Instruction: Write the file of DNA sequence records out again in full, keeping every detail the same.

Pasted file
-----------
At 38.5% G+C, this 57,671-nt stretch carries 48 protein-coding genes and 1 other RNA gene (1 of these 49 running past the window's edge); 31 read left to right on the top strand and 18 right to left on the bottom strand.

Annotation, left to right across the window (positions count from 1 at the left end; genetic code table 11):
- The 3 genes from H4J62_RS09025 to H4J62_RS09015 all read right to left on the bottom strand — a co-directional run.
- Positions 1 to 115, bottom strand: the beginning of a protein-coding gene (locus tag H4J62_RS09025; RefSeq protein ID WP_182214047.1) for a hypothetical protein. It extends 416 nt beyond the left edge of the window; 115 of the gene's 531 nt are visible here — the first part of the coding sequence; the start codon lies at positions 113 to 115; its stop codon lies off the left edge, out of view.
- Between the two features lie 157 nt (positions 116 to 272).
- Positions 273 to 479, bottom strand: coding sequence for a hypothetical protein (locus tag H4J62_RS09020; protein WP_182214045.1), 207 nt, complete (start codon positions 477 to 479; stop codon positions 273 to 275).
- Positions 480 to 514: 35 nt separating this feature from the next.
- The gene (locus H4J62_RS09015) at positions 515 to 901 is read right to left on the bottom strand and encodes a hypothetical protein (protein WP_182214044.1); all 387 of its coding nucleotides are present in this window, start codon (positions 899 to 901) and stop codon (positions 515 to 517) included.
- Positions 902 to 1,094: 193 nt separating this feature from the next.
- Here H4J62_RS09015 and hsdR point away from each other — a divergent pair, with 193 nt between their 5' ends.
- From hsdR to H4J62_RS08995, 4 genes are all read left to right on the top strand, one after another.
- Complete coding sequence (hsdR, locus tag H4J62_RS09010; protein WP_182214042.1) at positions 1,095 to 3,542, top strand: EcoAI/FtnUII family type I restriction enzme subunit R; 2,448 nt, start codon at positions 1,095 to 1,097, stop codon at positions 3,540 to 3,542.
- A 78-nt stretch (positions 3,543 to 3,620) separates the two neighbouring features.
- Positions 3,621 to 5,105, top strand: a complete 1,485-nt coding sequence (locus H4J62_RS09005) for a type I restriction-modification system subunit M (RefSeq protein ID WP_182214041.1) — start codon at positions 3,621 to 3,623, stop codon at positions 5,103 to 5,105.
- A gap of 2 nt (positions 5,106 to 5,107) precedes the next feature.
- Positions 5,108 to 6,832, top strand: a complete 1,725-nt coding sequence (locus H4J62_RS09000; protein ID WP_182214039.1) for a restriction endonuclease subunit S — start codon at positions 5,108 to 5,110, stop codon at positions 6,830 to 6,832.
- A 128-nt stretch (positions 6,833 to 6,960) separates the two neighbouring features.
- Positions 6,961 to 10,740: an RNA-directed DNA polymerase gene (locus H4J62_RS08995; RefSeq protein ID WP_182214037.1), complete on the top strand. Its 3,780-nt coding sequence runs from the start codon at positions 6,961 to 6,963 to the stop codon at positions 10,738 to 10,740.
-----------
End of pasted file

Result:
At 38.5% G+C, this 57,671-nt stretch carries 48 protein-coding genes and 1 other RNA gene (1 of these 49 running past the window's edge); 31 read left to right on the top strand and 18 right to left on the bottom strand.

Annotation, left to right across the window (positions count from 1 at the left end; genetic code table 11):
- The 3 genes from H4J62_RS09025 to H4J62_RS09015 all read right to left on the bottom strand — a co-directional run.
- Positions 1 to 115, bottom strand: the beginning of a protein-coding gene (locus tag H4J62_RS09025; RefSeq protein ID WP_182214047.1) for a hypothetical protein. It extends 416 nt beyond the left edge of the window; 115 of the gene's 531 nt are visible here — the first part of the coding sequence; the start codon lies at positions 113 to 115; its stop codon lies off the left edge, out of view.
- Between the two features lie 157 nt (positions 116 to 272).
- Positions 273 to 479, bottom strand: coding sequence for a hypothetical protein (locus tag H4J62_RS09020; protein WP_182214045.1), 207 nt, complete (start codon positions 477 to 479; stop codon positions 273 to 275).
- Positions 480 to 514: 35 nt separating this feature from the next.
- The gene (locus H4J62_RS09015) at positions 515 to 901 is read right to left on the bottom strand and encodes a hypothetical protein (protein WP_182214044.1); all 387 of its coding nucleotides are present in this window, start codon (positions 899 to 901) and stop codon (positions 515 to 517) included.
- Positions 902 to 1,094: 193 nt separating this feature from the next.
- Here H4J62_RS09015 and hsdR point away from each other — a divergent pair, with 193 nt between their 5' ends.
- From hsdR to H4J62_RS08995, 4 genes are all read left to right on the top strand, one after another.
- Complete coding sequence (hsdR, locus tag H4J62_RS09010; protein WP_182214042.1) at positions 1,095 to 3,542, top strand: EcoAI/FtnUII family type I restriction enzme subunit R; 2,448 nt, start codon at positions 1,095 to 1,097, stop codon at positions 3,540 to 3,542.
- A 78-nt stretch (positions 3,543 to 3,620) separates the two neighbouring features.
- Positions 3,621 to 5,105, top strand: a complete 1,485-nt coding sequence (locus H4J62_RS09005) for a type I restriction-modification system subunit M (RefSeq protein ID WP_182214041.1) — start codon at positions 3,621 to 3,623, stop codon at positions 5,103 to 5,105.
- A gap of 2 nt (positions 5,106 to 5,107) precedes the next feature.
- Positions 5,108 to 6,832, top strand: a complete 1,725-nt coding sequence (locus H4J62_RS09000; protein ID WP_182214039.1) for a restriction endonuclease subunit S — start codon at positions 5,108 to 5,110, stop codon at positions 6,830 to 6,832.
- A 128-nt stretch (positions 6,833 to 6,960) separates the two neighbouring features.
- Positions 6,961 to 10,740: an RNA-directed DNA polymerase gene (locus H4J62_RS08995; RefSeq protein ID WP_182214037.1), complete on the top strand. Its 3,780-nt coding sequence runs from the start codon at positions 6,961 to 6,963 to the stop codon at positions 10,738 to 10,740.